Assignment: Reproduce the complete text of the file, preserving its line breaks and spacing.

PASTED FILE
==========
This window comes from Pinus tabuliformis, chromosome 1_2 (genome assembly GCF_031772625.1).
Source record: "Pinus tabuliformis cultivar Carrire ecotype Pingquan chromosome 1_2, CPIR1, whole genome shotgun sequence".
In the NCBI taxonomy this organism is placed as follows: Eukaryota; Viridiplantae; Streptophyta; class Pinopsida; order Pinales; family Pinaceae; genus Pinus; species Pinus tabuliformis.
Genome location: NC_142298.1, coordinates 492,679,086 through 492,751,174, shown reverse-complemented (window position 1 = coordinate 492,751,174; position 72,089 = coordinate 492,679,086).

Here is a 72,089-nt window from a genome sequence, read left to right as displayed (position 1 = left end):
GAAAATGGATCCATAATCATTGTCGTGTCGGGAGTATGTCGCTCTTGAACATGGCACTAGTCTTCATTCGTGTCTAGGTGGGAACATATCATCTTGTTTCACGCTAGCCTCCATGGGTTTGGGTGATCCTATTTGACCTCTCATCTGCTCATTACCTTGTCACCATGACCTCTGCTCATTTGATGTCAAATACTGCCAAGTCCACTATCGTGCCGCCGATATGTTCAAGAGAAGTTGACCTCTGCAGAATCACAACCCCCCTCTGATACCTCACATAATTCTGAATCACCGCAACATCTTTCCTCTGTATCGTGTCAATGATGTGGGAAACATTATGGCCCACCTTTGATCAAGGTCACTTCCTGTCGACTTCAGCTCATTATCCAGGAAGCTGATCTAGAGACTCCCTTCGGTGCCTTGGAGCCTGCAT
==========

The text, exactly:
This window comes from Pinus tabuliformis, chromosome 1_2 (genome assembly GCF_031772625.1).
Source record: "Pinus tabuliformis cultivar Carrire ecotype Pingquan chromosome 1_2, CPIR1, whole genome shotgun sequence".
In the NCBI taxonomy this organism is placed as follows: Eukaryota; Viridiplantae; Streptophyta; class Pinopsida; order Pinales; family Pinaceae; genus Pinus; species Pinus tabuliformis.
Genome location: NC_142298.1, coordinates 492,679,086 through 492,751,174, shown reverse-complemented (window position 1 = coordinate 492,751,174; position 72,089 = coordinate 492,679,086).

Here is a 72,089-nt window from a genome sequence, read left to right as displayed (position 1 = left end):
GAAAATGGATCCATAATCATTGTCGTGTCGGGAGTATGTCGCTCTTGAACATGGCACTAGTCTTCATTCGTGTCTAGGTGGGAACATATCATCTTGTTTCACGCTAGCCTCCATGGGTTTGGGTGATCCTATTTGACCTCTCATCTGCTCATTACCTTGTCACCATGACCTCTGCTCATTTGATGTCAAATACTGCCAAGTCCACTATCGTGCCGCCGATATGTTCAAGAGAAGTTGACCTCTGCAGAATCACAACCCCCCTCTGATACCTCACATAATTCTGAATCACCGCAACATCTTTCCTCTGTATCGTGTCAATGATGTGGGAAACATTATGGCCCACCTTTGATCAAGGTCACTTCCTGTCGACTTCAGCTCATTATCCAGGAAGCTGATCTAGAGACTCCCTTCGGTGCCTTGGAGCCTGCAT